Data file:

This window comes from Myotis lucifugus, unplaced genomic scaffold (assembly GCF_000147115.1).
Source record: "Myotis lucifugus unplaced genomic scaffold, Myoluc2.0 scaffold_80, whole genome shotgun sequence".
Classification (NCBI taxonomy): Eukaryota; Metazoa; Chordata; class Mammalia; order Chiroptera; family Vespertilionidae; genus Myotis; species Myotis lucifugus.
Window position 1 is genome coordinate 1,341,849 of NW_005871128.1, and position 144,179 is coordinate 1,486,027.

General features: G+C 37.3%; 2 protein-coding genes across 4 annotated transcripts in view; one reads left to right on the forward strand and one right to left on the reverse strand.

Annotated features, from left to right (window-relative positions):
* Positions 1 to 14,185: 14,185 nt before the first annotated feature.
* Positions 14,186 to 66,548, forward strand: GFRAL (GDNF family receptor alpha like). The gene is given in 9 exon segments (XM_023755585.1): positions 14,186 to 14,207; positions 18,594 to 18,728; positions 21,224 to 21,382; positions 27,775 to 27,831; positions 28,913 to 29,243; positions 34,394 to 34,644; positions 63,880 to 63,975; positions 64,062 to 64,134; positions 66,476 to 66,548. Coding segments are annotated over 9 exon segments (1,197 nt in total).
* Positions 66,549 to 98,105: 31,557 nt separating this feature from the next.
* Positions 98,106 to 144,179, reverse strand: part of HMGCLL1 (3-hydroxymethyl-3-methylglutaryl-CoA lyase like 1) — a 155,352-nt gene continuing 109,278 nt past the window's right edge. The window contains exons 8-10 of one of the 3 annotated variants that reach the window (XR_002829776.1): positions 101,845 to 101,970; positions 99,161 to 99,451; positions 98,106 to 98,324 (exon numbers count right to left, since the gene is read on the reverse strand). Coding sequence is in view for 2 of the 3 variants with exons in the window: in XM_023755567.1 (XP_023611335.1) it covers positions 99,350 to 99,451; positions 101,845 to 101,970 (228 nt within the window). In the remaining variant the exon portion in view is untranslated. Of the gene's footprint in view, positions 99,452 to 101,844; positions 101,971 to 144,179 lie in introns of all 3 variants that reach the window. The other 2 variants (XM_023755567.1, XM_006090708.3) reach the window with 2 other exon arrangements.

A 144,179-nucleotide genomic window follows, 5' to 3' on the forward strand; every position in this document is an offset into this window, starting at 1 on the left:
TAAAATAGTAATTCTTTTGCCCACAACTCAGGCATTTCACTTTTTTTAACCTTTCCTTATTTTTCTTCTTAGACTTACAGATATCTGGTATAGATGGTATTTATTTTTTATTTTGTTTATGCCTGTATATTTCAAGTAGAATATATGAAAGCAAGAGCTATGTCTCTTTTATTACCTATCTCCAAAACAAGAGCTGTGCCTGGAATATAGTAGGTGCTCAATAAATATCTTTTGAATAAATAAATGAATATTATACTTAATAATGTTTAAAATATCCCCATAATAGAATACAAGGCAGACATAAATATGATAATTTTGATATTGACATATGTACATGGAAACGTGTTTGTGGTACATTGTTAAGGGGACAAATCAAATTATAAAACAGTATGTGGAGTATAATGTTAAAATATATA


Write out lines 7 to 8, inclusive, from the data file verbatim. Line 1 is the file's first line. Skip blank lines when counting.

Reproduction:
* Positions 1 to 14,185: 14,185 nt before the first annotated feature.
* Positions 14,186 to 66,548, forward strand: GFRAL (GDNF family receptor alpha like). The gene is given in 9 exon segments (XM_023755585.1): positions 14,186 to 14,207; positions 18,594 to 18,728; positions 21,224 to 21,382; positions 27,775 to 27,831; positions 28,913 to 29,243; positions 34,394 to 34,644; positions 63,880 to 63,975; positions 64,062 to 64,134; positions 66,476 to 66,548. Coding segments are annotated over 9 exon segments (1,197 nt in total).